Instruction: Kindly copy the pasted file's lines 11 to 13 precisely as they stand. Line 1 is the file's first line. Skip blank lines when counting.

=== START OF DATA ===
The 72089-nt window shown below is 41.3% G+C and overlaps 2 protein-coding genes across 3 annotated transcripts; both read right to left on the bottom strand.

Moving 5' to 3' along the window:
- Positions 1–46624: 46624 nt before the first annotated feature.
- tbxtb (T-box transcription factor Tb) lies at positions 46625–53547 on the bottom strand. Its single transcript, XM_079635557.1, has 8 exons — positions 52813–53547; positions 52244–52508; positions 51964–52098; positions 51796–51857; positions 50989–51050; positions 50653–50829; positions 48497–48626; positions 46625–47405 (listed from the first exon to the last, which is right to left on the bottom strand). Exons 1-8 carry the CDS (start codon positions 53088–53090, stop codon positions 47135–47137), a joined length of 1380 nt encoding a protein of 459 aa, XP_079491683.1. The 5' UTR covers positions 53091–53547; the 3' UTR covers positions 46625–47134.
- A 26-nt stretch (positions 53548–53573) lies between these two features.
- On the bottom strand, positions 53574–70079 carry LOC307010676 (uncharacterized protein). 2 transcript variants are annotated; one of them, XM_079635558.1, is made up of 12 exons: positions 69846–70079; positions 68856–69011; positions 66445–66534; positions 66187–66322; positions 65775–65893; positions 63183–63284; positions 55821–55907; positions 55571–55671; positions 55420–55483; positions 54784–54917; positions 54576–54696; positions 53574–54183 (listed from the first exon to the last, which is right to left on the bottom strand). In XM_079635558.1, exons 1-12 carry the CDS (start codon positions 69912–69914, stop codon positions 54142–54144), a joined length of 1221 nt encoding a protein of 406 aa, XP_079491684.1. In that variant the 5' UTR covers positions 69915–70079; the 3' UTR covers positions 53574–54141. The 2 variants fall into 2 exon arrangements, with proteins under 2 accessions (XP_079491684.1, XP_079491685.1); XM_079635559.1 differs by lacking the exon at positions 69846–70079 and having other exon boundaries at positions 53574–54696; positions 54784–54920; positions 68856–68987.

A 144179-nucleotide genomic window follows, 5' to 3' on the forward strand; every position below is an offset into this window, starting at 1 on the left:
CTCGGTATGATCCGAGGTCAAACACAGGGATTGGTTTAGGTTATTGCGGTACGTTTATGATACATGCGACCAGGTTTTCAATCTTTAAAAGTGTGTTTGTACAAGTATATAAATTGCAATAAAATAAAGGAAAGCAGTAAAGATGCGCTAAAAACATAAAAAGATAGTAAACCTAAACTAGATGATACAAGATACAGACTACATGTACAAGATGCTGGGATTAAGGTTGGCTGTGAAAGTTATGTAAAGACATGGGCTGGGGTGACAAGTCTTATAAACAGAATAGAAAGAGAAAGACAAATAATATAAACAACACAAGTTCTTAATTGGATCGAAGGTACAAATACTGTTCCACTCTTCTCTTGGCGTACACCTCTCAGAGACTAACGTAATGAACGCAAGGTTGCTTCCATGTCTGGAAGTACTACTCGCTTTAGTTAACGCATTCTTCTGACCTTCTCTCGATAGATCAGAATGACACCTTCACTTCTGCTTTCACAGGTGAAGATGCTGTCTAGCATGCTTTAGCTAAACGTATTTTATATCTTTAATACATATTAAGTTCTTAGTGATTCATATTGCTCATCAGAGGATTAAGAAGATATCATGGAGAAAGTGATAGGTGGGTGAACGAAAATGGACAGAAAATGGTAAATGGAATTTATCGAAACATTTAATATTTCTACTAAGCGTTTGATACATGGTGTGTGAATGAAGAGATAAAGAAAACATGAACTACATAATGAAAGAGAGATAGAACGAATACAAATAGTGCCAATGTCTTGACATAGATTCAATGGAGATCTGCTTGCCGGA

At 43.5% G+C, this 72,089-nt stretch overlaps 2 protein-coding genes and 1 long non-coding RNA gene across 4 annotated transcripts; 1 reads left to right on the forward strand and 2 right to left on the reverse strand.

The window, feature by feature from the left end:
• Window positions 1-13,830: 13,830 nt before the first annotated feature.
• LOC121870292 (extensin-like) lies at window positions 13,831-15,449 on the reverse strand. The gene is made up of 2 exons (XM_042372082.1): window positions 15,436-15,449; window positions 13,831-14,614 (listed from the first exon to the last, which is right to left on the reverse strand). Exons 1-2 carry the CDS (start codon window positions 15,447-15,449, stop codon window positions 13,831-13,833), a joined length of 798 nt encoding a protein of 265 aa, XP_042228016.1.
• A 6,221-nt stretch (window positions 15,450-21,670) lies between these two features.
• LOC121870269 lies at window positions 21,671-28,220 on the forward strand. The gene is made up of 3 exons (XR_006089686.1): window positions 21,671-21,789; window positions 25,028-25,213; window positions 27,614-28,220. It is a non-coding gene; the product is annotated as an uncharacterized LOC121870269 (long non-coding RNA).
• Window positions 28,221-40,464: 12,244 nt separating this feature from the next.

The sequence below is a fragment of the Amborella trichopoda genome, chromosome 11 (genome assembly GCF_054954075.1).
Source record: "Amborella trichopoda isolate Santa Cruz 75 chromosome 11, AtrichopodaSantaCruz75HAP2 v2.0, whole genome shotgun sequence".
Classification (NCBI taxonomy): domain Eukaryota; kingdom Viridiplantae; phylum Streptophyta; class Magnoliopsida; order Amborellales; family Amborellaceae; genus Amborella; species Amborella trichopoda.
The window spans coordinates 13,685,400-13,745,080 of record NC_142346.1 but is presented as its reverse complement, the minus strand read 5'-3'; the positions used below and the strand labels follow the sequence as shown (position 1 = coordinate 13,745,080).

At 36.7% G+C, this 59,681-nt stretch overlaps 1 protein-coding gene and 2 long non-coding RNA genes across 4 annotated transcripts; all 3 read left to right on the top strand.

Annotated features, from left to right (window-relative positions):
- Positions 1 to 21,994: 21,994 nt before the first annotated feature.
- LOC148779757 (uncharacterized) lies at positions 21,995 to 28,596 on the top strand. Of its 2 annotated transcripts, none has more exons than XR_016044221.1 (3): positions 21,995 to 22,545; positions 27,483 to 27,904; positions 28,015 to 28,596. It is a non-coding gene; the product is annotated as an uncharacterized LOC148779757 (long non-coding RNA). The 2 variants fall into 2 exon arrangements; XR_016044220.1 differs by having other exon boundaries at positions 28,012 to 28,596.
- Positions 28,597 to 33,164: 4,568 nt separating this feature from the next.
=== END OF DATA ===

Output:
• Window positions 1-13,830: 13,830 nt before the first annotated feature.
• LOC121870292 (extensin-like) lies at window positions 13,831-15,449 on the reverse strand. The gene is made up of 2 exons (XM_042372082.1): window positions 15,436-15,449; window positions 13,831-14,614 (listed from the first exon to the last, which is right to left on the reverse strand). Exons 1-2 carry the CDS (start codon window positions 15,447-15,449, stop codon window positions 13,831-13,833), a joined length of 798 nt encoding a protein of 265 aa, XP_042228016.1.
• A 6,221-nt stretch (window positions 15,450-21,670) lies between these two features.